What does "social capital" mean?
The central premise of social capital is that social networks have value. Social capital refers to the collective value of all "social networks" [who people know] and the inclinations that arise from these networks to do things for each other ["norms of reciprocity"].

How does social capital work?
The term social capital emphasizes not just warm and cuddly feelings, but a wide variety of quite specific benefits that flow from the trust, reciprocity, information, and cooperation associated with social networks. Social capital creates value for the people who are connected and - at least sometimes - for bystanders as well.

Social capital works through multiple channels:
Information flows (e.g. learning about jobs, learning about candidates running for office, exchanging ideas at college, etc.) depend on social capital norms of reciprocity (mutual aid) are dependent on social networks. Bonding networks that connect folks who are similar sustain particularized (in-group) reciprocity. Bridging networks that connect individuals who are diverse sustain generalized reciprocity. Collective action depends upon social networks (e.g., the role that the black church played in the civic rights movement) although collective action also can foster new networks. Broader identities and solidarity are encouraged by social networks that help translate an "I" mentality into a "we" mentality. What are some examples of social capital? When a group of neighbors informally keep an eye on one another's homes, that's social capital in action. When a tightly knit community of Hassidic Jews trade diamonds without having to test each gem for purity, that's social capital in action. Barn-raising on the frontier was social capital in action, and so too are e-mail exchanges among members of a cancer support group. Social capital can be found in friendship networks, neighborhoods, churches, schools, bridge clubs, civic associations, and even bars. The motto in Cheers "where everybody knows your name" captures one important aspect of social capital.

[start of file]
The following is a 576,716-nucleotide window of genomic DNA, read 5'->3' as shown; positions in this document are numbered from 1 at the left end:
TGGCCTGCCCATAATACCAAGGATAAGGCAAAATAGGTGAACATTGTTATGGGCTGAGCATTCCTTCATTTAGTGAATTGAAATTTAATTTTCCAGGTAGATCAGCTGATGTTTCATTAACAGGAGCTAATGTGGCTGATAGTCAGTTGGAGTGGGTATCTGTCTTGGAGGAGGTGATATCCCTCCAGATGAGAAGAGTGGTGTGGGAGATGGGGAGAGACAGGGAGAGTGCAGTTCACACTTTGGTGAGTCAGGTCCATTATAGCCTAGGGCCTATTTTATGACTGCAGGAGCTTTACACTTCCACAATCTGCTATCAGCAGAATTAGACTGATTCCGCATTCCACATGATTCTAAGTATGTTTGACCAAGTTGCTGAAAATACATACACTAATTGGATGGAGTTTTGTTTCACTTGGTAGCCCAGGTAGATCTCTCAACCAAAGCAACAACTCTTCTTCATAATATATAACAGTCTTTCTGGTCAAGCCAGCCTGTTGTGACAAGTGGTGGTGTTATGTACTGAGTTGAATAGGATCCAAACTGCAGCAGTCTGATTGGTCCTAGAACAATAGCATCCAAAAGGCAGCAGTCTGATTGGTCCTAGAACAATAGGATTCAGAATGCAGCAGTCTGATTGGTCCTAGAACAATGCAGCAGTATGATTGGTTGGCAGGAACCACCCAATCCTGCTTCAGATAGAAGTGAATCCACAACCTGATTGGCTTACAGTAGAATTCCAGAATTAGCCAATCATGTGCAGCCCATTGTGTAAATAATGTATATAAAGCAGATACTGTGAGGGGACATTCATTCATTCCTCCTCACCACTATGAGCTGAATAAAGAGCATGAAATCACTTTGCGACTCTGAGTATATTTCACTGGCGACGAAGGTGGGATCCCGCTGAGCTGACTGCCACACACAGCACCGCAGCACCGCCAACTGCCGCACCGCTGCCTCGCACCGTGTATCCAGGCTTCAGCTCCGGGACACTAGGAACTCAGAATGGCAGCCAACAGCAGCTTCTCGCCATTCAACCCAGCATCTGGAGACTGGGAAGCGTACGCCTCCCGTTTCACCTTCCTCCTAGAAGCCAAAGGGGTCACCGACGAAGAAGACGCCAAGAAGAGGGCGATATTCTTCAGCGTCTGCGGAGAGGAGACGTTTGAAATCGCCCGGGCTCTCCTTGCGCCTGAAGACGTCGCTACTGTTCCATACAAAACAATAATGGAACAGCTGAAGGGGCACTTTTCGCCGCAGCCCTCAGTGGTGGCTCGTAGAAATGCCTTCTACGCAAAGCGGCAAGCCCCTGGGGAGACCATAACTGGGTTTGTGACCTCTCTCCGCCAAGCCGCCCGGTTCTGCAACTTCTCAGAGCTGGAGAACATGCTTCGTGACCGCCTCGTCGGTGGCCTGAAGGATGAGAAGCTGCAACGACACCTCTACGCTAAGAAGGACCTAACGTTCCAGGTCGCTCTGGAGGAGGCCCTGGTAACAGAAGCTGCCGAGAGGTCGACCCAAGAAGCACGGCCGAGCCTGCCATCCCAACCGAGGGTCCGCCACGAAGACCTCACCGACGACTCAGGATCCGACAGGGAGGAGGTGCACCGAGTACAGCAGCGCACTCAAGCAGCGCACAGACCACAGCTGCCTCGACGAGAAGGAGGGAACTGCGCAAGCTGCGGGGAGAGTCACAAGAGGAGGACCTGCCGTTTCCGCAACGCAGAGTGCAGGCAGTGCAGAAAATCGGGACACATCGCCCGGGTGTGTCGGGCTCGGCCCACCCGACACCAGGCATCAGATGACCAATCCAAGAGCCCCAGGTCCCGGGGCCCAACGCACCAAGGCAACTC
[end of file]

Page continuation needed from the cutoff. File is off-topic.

For more information on social capital, read Chapter 1 of Bowling Alone or see the following.

Civic Practices Network (CPN) has a good description of social capital.

Briggs, Xavier de Souza. "Social Capital and the Cities: Advice to Change Agents." National Civic Review 86, No. 2 (Summer 1997): 111-118.

Berry, Jeffrey M., Kent E. Portney, and Ken Thomson. The Rebirth of Urban Democracy. Washington, DC: Brookings Institution, 1993.

Ehrenhalt, Alan. The Lost City: Discovering the Forgotten Virtues of Community in the Chicago of the 1950s. New York: BasicBooks, 1995.

Lemann, Nicholas "Kicking in Groups." Atlantic Monthly (April 1996): 22-24.

Loury, Glenn "The Social Capital Deficit." The New Democrat (May-June 1995): 28-29.

Loury, Glenn, "The Divided Society and the Democratic Ideal." Boston University's University Lecture, 1996.

Portes, Alejandro & Patricia Landolt, "The Downside of Social Capital." The American Prospect 26 (May-June 1996): 18-21, 94. http://epn.org/prospect/26/26-cnt2.html

Potapchuk, William R., Jarle P. Crocker and William H. Schecter, Jr. "Building Community with Social Capital: Chits and Chums or Chats with Change." National Civic Review 86, No. 2 (Summer 1997): 129-140.

Putnam, Robert D. Making Democracy Work. Princeton, NJ: Princeton University Press, 1993.

Schambra, William and Michael S. Joyce. "A New Citizenship, A New Civic Life." The Hudson Institute: 139-163.

Skocpol, Theda. "The Tocqueville Problem." Address to Annual Meeting of the Social Science History Association, New Orleans, October 12, 1996. [There is an adaptation of this available here.]

Vanourek, Gregg, Scott Hamilton, and Chester Finn. Is There Life After Big Government?: The Potential of Civil Society. The Hudson Institute.

Verba, Sidney, Kay Lehman Schlozman, and Henry E. Brady. Voice and Equality: Civic Voluntarism in American Politics. Cambridge, MA: Harvard University Press, 1995.

Walzer, Michael, "Civility and Civic Virtue in Contemporary America." In Radical Principles: Reflections of an Unreconstructed Democrat. New York: Basic Books, 1980.

Walzer, Michael. "Idea of Civil Society." Dissent (Spring 1991): 293-304.

Wilson, William Julius. When Work Disappears: The World of the New Urban Poor. New York: Knopf, 1996.

[for more in depth information on Social Capital visit www.ksg.harvard.edu/saguaro/]

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